Why Renaissance Educators Were “Incredibly Invested” in the Verbal Arts

English professor Scott Newstok has feelings about the value of the Renaissance education model. In an interview with Brett McKay, he argues that education in general should focus less on passing tests and more on sharpening students’ ability to think and write. McKay asks him why the Renaissance model of education is so effective in this regard. Scott’s reply fascinates me:

[I]t’s not the only model. But it is a good one, in part, I mean you can just look to the many wonderful writers that emerged out of that era, the many wonderful thinkers that emerged in other disciplines and really even founded fields of knowledge that we still study today … those all emerged from what looks to us in retrospect like a incredibly rigid education. But in some I think fascinating and paradoxical ways, some of the rigidity of that educational training system led to enormous flowering of creativity and human achievement. It was an educational system that was incredibly invested in the verbal arts. There was an emphasis on becoming the most fluent writer you could possibly be, through all kinds of strategies, across a long period of time. I think it’s just based on the insight that as humans we use language to articulate all kinds of complicated things, and the better you can articulate that complexity, the more capable you will be of engaging with the world as a citizen, as a political agent, as a member of a family, as a business person. Whatever it is, language is our vehicle for interacting with the world and expressing complexity, so why not devote incredible resources to refining language? (emphasis mine)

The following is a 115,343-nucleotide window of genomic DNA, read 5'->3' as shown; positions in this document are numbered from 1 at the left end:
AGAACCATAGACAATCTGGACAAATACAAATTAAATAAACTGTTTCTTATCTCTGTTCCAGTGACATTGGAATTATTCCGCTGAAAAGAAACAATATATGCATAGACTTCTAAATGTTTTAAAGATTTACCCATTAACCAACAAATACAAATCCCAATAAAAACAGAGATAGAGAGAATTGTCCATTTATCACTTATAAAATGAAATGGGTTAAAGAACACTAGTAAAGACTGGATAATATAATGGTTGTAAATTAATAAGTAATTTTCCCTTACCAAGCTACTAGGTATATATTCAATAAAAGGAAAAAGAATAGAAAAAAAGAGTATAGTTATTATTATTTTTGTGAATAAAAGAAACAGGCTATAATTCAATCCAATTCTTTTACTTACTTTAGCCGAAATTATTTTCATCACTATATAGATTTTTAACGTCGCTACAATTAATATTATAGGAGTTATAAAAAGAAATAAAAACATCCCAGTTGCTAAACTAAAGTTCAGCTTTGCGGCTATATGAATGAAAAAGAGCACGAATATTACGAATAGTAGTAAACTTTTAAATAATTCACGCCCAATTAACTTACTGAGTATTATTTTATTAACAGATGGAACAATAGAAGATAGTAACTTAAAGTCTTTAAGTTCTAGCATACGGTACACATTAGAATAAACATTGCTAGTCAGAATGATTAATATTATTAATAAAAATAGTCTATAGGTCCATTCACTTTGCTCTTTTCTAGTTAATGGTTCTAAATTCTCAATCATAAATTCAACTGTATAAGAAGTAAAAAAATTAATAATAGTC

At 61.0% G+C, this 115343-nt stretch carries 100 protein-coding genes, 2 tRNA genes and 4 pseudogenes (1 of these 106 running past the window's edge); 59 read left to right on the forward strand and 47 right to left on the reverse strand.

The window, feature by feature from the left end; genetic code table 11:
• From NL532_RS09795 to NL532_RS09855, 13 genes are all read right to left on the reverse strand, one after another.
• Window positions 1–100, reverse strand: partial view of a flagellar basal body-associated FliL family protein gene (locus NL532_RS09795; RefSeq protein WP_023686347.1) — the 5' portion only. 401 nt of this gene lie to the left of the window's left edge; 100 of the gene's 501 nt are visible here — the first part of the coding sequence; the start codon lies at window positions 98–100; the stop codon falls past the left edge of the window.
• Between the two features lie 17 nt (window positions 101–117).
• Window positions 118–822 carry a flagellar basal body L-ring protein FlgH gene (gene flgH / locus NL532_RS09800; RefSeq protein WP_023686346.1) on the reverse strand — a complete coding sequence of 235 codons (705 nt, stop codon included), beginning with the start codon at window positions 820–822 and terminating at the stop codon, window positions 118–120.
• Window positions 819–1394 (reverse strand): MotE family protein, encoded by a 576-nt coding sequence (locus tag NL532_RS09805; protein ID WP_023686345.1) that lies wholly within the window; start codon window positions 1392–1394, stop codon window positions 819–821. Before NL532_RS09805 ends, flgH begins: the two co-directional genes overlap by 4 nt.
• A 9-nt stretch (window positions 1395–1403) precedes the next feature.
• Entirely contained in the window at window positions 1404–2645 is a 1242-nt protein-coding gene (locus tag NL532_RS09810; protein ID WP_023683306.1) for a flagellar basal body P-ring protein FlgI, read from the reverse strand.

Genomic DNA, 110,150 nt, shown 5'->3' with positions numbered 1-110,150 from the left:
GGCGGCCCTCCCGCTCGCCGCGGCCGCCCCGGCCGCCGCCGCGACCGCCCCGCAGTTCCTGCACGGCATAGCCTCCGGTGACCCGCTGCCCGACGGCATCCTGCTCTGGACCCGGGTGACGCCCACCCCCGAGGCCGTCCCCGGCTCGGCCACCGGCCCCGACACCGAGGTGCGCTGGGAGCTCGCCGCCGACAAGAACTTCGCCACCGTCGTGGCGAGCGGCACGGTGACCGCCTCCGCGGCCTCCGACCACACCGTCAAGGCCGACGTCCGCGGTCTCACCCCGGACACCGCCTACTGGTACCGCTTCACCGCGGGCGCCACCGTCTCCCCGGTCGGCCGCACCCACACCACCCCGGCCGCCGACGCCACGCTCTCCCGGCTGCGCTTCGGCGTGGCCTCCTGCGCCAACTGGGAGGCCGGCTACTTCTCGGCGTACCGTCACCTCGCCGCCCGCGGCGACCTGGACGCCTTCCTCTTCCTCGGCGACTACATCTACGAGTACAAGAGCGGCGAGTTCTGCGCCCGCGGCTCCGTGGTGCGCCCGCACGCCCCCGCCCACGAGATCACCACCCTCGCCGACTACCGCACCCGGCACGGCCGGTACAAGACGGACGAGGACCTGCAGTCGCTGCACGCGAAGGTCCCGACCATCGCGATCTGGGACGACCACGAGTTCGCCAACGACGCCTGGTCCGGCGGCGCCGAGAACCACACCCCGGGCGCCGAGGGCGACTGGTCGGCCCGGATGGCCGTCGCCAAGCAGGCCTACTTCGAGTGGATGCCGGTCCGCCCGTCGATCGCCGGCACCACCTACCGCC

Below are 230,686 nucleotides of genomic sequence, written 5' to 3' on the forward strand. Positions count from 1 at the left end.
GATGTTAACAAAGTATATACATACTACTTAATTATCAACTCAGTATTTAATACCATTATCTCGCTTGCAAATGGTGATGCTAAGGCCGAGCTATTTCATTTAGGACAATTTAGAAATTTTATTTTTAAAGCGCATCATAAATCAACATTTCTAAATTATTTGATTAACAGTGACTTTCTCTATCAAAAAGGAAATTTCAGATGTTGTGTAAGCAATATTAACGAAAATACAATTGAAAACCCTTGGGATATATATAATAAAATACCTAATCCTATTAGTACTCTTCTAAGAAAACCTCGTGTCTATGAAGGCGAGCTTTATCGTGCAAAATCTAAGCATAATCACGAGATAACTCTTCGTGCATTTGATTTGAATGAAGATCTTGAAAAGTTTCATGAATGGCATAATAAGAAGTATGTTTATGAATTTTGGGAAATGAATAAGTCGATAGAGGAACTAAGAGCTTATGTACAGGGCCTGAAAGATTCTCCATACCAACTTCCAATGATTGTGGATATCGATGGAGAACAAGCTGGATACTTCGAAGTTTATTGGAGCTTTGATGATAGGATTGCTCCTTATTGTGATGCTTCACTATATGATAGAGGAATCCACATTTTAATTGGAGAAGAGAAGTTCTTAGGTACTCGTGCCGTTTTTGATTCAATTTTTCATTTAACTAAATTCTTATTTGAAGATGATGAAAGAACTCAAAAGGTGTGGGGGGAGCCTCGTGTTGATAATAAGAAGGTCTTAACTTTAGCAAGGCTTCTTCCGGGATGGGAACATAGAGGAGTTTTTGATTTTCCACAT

Guess what students in the Renaissance did to become the best possible writers? Copy large sections of books, essays, speeches, or other pieces of writing crafted by other skilled writers.

I could be wrong, but I can’t imagine that having high school or college students copy or type extended passages would be taken seriously today. The closest I ever came to this in my education was memorizing “The Gettysburg Address” or Marc Antony’s famous speech from The Tragedy of Julius Caesar. Which seems odd considering that the practice of imitation in writing is far, far older than the Renaissance. Maybe Newstok is on to something, and it’s a practice worth resurrecting? Classic literature sparkles and bursts with examples of remarkable eloquence, and it is abundantly clear to me that gaining skill in the written and verbal arts —which is more sure to happen the more sophisticated literature you read—is, as Newstok says, going to improve your chances of navigating a complex world. Classic lit isn’t everyone’s favorite, to be sure, but even if you hate it you’ve got to admit: Damn, those folks knew how to write. Heck, I’ve often read passages from old books (most recently from The Brother Karamazov) and thought: Damn, I should use that line the next time I need to respectfully disparage anyone who disagrees with me.

You know, so I can better engage with a complex world.

Portrait of Shakespeare
Source: Wikipedia

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